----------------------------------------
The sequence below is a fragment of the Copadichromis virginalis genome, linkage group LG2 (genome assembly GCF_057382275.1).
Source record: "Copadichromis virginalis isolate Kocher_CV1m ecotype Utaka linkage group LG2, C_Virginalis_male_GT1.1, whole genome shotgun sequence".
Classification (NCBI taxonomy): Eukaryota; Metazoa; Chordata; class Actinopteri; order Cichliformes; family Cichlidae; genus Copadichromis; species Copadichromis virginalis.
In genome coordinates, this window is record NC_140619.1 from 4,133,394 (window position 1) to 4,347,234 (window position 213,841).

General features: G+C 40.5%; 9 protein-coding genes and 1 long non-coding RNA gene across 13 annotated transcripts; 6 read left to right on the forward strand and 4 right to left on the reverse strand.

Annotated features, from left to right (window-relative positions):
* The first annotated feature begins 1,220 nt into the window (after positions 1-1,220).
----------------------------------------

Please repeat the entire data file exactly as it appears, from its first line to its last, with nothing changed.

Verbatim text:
The sequence below is a fragment of the Copadichromis virginalis genome, linkage group LG2 (genome assembly GCF_057382275.1).
Source record: "Copadichromis virginalis isolate Kocher_CV1m ecotype Utaka linkage group LG2, C_Virginalis_male_GT1.1, whole genome shotgun sequence".
Classification (NCBI taxonomy): Eukaryota; Metazoa; Chordata; class Actinopteri; order Cichliformes; family Cichlidae; genus Copadichromis; species Copadichromis virginalis.
In genome coordinates, this window is record NC_140619.1 from 4,133,394 (window position 1) to 4,347,234 (window position 213,841).

General features: G+C 40.5%; 9 protein-coding genes and 1 long non-coding RNA gene across 13 annotated transcripts; 6 read left to right on the forward strand and 4 right to left on the reverse strand.

Annotated features, from left to right (window-relative positions):
* The first annotated feature begins 1,220 nt into the window (after positions 1-1,220).